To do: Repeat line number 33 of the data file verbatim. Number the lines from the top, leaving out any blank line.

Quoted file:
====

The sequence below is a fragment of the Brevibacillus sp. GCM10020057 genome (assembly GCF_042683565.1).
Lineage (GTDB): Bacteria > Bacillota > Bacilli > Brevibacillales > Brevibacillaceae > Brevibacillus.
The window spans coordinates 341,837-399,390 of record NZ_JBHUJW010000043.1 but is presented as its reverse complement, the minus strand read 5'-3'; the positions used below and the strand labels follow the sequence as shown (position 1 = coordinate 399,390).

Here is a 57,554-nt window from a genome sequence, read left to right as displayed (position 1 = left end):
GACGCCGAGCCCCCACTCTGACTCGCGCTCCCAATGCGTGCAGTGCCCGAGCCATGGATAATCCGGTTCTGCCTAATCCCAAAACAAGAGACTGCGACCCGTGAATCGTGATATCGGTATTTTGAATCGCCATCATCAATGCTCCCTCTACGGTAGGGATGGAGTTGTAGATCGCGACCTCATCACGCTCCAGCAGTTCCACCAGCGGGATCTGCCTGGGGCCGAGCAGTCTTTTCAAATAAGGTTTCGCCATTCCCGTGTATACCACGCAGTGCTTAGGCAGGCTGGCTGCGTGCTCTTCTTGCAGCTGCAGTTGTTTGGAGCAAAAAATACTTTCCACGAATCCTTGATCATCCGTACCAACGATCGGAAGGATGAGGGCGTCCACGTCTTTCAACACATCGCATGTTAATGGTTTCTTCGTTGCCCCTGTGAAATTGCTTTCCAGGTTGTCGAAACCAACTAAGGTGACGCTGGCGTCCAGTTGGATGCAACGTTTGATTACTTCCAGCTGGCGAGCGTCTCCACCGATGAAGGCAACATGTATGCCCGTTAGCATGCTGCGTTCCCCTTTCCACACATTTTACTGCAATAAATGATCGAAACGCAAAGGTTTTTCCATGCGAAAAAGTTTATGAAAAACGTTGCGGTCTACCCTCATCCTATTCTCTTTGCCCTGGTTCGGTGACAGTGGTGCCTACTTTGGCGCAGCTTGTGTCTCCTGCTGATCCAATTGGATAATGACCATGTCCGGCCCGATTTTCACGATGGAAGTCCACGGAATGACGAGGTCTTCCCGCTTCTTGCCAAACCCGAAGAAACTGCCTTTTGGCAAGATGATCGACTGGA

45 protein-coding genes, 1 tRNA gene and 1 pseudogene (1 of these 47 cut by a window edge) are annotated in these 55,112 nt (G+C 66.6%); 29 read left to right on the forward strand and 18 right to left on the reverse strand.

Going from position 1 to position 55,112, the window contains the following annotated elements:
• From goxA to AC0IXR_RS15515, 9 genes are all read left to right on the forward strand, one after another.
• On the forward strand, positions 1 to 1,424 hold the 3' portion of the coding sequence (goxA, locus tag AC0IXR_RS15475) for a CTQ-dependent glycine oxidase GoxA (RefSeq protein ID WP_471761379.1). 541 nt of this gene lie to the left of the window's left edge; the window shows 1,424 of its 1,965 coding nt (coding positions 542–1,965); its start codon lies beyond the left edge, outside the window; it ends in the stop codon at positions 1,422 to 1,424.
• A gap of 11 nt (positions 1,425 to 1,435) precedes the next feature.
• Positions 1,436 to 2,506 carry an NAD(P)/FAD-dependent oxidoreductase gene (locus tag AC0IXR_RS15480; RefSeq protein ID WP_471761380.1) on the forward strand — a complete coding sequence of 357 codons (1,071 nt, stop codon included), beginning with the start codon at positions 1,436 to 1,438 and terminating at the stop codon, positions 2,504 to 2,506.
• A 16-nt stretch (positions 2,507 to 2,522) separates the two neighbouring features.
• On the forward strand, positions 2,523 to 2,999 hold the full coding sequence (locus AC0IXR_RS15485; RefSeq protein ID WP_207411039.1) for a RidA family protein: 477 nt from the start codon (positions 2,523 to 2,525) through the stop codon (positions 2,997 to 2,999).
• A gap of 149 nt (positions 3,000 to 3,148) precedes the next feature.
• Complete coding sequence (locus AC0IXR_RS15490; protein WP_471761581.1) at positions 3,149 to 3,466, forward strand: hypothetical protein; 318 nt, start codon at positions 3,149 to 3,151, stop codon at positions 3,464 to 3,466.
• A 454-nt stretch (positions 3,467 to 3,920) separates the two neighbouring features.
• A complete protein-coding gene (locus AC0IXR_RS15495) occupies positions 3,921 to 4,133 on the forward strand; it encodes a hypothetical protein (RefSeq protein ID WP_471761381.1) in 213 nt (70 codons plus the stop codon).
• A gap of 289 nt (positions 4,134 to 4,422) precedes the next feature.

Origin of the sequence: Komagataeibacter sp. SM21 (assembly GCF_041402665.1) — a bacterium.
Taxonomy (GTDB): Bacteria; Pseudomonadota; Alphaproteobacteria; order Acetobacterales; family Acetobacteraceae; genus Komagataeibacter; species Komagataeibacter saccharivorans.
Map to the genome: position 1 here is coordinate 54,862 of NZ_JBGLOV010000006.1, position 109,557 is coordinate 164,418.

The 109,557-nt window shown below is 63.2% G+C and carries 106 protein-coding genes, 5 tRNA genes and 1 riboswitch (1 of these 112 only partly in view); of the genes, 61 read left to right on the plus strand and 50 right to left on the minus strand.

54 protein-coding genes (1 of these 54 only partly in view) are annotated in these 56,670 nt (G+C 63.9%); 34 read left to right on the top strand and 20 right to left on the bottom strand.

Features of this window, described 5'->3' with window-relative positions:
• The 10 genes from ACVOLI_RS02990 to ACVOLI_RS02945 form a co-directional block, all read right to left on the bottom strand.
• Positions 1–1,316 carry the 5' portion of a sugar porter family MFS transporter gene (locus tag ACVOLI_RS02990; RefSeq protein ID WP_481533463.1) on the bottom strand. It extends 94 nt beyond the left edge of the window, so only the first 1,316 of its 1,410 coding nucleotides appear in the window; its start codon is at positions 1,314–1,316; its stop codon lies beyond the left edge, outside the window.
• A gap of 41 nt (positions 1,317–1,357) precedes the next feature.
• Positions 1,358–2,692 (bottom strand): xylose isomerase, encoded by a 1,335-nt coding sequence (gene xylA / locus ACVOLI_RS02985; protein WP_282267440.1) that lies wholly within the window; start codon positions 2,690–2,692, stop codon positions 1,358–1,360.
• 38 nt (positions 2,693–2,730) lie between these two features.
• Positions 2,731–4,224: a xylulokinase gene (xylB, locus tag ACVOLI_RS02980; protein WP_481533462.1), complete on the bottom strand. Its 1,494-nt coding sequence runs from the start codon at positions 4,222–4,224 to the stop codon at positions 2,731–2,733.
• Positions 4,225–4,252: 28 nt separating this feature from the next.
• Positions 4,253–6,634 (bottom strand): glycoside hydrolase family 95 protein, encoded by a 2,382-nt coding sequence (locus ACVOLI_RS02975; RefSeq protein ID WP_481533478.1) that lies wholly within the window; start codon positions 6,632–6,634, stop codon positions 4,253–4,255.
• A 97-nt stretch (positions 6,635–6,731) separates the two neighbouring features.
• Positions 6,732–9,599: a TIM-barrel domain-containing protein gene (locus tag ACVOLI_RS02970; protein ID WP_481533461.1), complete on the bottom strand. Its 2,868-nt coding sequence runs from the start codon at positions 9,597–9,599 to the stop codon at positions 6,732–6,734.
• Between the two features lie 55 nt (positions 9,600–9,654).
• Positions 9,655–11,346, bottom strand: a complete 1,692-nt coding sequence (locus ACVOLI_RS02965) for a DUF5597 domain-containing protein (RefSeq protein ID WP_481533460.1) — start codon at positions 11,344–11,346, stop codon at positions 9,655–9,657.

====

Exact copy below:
• A 97-nt stretch (positions 6,635–6,731) separates the two neighbouring features.